Dahlias are a tuberous-rooted tender perennial. They usually start blooming in mid-summer when other spring and early summer perennials are finishing up. The flowers range in sizes from 2" miniatures to 10" blooms called 'Dinner Plate Dahlias'. And they also vary in the height from 8" to 5' tall. Many dahlias are now grown as annuals. But if you want to overwinter the bulbs you have to dig them up in the fall before a heavy frost and store them in a cool dark place that does not freeze. Then plant the bulbs in the spring after the danger of frost has past.
To plant dahlia tubers, dig a deep hole and add compost or well-rotted manure. Then work in a 5-10-5 or 5-10-10 fertilizer according to instructions. Here are more complete instructions for planting dahlias: Growing Dahlias




Here's to your dreams of lazy, sweet spring and summer afternoons basking in the sun and enjoying your view of nature's marvelous wonders of sweetly scented flowers, the birds singing, and glorious blue skies.




It was one of those March days 
when the sun shines hot and the wind blows cold: 
when it is summer in the light, and winter in the shade.
~ Charles Dickens, Great Expectations



Thanks for stopping by.
Feel free to leave a comment~

9 comments:

  1. Thank you Sue. As always, beautiful pictures and valuable lessons.

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    1. Thank you, Kay! I'm glad you liked it!

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  2. I have Crazy Daisy in my garden, but it is not a variety I particularly enjoy. They sometimes get deformed for no reason that I am aware, unlike the more common Shasta Daisies. It must be weather related or insect damaged because some years they are fine.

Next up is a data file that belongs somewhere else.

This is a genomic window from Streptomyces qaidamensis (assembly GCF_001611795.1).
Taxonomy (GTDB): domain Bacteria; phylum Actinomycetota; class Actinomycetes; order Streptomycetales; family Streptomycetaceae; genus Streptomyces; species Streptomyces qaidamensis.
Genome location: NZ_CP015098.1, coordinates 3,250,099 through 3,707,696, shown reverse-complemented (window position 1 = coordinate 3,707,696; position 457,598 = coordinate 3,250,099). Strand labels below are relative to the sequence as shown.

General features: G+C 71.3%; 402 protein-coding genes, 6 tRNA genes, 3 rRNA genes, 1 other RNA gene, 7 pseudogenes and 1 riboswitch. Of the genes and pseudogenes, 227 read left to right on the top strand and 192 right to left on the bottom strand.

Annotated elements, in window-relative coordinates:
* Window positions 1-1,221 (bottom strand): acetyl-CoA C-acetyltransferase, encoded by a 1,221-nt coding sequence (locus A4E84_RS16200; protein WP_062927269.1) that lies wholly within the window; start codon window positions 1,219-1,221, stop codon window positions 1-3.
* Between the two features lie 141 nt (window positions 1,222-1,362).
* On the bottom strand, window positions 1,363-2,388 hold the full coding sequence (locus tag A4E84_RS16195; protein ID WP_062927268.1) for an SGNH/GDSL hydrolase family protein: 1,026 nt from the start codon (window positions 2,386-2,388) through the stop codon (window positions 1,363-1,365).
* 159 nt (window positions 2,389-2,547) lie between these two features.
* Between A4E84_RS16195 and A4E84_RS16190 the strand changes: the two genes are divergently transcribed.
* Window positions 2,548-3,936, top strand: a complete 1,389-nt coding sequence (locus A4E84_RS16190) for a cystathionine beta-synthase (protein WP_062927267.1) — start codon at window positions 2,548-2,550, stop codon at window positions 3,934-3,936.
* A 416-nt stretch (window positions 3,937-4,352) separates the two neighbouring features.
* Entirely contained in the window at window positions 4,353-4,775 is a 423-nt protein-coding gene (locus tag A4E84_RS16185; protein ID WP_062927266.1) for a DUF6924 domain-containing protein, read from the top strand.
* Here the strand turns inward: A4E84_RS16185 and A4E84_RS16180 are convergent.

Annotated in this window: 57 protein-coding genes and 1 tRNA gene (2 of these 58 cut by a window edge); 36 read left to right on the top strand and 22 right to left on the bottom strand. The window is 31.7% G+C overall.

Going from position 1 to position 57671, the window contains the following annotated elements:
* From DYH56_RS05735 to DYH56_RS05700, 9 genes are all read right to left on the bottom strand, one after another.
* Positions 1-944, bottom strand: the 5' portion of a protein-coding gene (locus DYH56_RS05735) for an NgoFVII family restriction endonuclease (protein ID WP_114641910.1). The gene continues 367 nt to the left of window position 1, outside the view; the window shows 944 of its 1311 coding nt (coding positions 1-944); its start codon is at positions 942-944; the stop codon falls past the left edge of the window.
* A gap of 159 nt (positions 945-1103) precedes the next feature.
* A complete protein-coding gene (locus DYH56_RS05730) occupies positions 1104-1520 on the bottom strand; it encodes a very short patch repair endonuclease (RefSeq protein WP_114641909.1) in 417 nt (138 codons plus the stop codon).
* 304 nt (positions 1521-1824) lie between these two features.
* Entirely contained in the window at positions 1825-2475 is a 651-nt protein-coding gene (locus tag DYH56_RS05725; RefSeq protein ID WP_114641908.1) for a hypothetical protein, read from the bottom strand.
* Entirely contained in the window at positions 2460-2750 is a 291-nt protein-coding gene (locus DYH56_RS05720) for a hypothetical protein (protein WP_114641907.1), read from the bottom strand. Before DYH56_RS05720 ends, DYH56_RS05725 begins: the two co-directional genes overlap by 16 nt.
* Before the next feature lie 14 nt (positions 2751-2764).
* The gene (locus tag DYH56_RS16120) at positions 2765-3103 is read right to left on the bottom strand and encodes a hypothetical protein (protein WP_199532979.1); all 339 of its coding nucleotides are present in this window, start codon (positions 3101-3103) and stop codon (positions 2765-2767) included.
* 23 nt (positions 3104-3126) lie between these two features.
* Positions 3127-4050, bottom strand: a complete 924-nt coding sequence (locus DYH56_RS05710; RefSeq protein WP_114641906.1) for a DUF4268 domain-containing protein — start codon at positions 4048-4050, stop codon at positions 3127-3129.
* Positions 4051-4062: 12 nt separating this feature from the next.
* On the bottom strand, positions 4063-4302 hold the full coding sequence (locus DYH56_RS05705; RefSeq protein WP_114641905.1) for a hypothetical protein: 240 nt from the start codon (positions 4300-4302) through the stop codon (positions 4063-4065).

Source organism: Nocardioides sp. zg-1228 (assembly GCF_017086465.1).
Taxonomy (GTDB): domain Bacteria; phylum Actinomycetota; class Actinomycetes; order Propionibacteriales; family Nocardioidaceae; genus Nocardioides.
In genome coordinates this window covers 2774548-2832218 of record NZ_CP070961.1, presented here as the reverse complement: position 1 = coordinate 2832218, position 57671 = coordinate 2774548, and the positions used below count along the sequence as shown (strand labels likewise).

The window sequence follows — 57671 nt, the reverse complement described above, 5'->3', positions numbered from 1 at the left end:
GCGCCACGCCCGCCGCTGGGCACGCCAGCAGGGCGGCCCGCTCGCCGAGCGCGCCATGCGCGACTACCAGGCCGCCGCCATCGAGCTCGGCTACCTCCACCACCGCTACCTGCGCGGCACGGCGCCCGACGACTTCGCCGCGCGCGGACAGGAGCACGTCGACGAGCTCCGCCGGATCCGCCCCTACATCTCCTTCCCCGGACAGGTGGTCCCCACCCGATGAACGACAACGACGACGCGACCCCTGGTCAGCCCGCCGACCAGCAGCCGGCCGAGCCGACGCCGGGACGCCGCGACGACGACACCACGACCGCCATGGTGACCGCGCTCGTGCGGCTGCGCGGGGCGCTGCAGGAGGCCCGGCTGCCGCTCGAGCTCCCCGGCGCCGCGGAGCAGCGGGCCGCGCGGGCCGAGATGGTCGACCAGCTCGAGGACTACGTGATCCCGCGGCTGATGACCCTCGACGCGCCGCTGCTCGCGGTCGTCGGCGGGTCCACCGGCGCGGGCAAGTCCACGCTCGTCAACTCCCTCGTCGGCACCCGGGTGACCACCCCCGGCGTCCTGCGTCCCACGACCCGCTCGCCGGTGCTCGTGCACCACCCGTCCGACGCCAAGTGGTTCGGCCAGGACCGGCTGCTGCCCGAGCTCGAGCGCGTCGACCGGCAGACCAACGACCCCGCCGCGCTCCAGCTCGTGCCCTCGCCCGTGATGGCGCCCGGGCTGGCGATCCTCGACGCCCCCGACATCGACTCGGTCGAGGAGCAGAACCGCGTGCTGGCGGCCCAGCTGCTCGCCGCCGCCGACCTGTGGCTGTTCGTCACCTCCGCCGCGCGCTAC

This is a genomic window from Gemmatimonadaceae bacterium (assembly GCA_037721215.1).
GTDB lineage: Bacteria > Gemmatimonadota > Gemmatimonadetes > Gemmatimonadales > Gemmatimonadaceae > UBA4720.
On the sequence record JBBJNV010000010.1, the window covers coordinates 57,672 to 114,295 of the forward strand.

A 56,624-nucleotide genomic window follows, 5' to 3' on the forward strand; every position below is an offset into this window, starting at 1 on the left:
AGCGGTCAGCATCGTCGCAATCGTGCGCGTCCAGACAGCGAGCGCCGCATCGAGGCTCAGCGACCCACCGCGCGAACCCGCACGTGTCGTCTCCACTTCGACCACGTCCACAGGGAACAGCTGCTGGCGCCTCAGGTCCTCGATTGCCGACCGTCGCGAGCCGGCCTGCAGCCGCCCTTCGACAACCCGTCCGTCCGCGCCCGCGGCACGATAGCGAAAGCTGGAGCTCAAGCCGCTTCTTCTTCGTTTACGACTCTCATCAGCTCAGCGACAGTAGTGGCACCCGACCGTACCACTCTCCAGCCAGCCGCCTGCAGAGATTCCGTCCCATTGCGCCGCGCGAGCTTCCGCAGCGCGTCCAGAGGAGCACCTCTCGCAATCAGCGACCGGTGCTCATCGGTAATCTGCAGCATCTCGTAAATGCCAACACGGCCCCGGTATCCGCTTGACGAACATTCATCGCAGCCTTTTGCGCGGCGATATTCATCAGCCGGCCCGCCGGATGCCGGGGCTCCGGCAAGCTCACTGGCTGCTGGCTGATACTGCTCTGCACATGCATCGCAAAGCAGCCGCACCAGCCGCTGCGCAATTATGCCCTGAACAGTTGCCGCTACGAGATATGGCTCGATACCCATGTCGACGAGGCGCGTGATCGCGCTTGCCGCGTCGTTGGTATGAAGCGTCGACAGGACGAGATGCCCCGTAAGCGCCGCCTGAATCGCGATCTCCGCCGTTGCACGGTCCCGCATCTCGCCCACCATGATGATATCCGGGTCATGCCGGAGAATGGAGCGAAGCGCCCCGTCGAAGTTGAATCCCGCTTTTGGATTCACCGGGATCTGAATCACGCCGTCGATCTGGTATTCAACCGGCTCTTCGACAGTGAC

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  3. Sue you have highlighted some great plants. I have tried them all, and plan to grow dahlias again this year...the heliopsis love my garden and come up every year although 'Sunstruck' does not last and neither do the fancier Shastas. Here's to a fabulous spring!

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    1. Thank you, Donna. I have tried some fancy Shastas, and you are right, they do not last and at the time I did not realize that I should have divided them up every few years to keep them from dying out. I like things in my gardens that do not require a lot of maintenance for that same reason.
      Yes, looking forward to a beautiful spring!

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  4. wonderful, thank you or sharing xx

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    1. Thank you, Audrey. I'm glad you liked it!

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  5. How about the weather this week? It seems like winter still has a grip on us. I love the gravel path. 'Sunstruck' is pretty yet it looks like the leaves have a virus, even though that is bred into the plant. That textural splash would bother me a bit trying to get a compatible partner for the plant.

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    1. I can't believe the weather Upstate NY is having. Syracuse got about 6"+ in several areas. I didn't even notice the leaf color variation on 'Sunstruck' at first because it was planted near the fringed daisies and those caught my eye. You really had to look close at them to see the variegation.